Abstract

Wear factor is an important parameter for estimating casing wear, yet the industry lacks a sufficient data-driven wear-factor prediction model based on past data—this paper discusses a method for bridging the gap. Inversion technique is a method for evaluating model parameters for a setting wherein the input and output values for the physical model/equation are known. For this case, the physical equation to calculate wear volume has wear factor, side force, RPM, tool-joint diameter, and time for a particular operation (i.e., rotating on bottom, rotating off bottom, sliding, back reaming, etc.) as inputs. Except for wear factor, these values are either available or can be calculated using another physical model (wear-volume output is available from the drilling log). Wear factor is considered the model parameter and is estimated using the inversion technique method. The preceding analysis was performed using soft-string and stiff-string models for side-force calculations and by considering linear and nonlinear wear-factor models. An iterative approach was necessary for the nonlinear wear-factor model because of its complexity. Log data provide the remaining thickness of the casing, which was converted into wear volume using standard geometric calculations.

This paper discusses an innovative data-driven approach to obtain wear factors when the wear log is available, which can be used in future drilling operations for the same well or a different yet similar well for improved casing-wear predictions. It can also be used for real time casing-wear predictions. Additionally, this method demonstrates that a single wear factor is insufficient to capture casing wear for each section of the casing. A wear-factor distribution can be provided based on available wear log data and the inversion technique.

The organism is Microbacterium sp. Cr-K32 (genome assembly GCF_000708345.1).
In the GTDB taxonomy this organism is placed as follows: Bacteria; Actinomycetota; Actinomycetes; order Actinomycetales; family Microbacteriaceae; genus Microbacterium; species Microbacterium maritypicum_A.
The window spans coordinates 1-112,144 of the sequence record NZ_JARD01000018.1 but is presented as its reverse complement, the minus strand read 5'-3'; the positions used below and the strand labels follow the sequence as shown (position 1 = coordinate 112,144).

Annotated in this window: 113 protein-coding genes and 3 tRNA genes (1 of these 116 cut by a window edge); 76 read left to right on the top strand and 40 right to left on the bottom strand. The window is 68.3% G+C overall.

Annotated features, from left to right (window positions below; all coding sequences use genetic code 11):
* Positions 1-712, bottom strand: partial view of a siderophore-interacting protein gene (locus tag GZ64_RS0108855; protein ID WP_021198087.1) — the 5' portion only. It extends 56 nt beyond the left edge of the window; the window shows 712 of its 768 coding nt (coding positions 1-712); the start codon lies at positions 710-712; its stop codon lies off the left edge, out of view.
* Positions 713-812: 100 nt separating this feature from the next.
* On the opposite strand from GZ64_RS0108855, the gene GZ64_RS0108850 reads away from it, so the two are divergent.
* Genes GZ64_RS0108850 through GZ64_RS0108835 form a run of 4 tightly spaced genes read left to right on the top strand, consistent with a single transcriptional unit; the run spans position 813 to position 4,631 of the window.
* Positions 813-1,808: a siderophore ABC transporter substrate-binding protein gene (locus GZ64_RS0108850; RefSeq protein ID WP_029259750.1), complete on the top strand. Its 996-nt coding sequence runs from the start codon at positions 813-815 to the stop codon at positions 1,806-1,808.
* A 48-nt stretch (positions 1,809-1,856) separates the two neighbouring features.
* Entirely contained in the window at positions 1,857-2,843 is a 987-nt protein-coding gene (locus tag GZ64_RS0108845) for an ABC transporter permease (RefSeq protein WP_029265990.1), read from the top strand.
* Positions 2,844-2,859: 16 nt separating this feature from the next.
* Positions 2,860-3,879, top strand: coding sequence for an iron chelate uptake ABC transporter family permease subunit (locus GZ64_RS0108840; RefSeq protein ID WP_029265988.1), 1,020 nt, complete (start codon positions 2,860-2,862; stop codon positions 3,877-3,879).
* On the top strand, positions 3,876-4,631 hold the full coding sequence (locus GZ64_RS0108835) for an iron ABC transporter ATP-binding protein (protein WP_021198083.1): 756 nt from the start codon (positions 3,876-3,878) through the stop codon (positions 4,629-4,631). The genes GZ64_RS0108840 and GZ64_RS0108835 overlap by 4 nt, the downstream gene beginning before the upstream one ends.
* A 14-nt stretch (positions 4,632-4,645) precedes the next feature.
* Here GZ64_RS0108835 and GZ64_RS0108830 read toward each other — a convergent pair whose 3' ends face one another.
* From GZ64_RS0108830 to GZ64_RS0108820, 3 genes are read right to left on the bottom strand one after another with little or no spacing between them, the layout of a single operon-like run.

Introduction

Casing wear, which impacts the integrity and longevity of a well, is an extremely important but less understood phenomenon in the field of drilling. Well integrity is not just limited to inside the wellbore; it also affects the outside and beyond. Hence, safety factors are added while designing casings to help prevent disasters, and an accurate prediction of casing wear can make casing designs more cost effective. One essential parameter when estimating casing wear is the casing-wear factor introduced by [1] from Maurer Engineering during 1994 as part of the joint-industry project DEA-42. The wear factors formed a vital part of the casing wear model proposed by this study, which was based on the phenomenon that when a rotating tool joint impinges against the inner wall of the casing, it forms a crescent-shaped groove on the wall by wearing out the casing. The basic assumption of this model is "the volume of steel removed from each unit length of casing at a point on the inside surface of the casing is proportional to frictional work performed at that point by the tool joint rotating in contact with the casing." It can be written in equation form as

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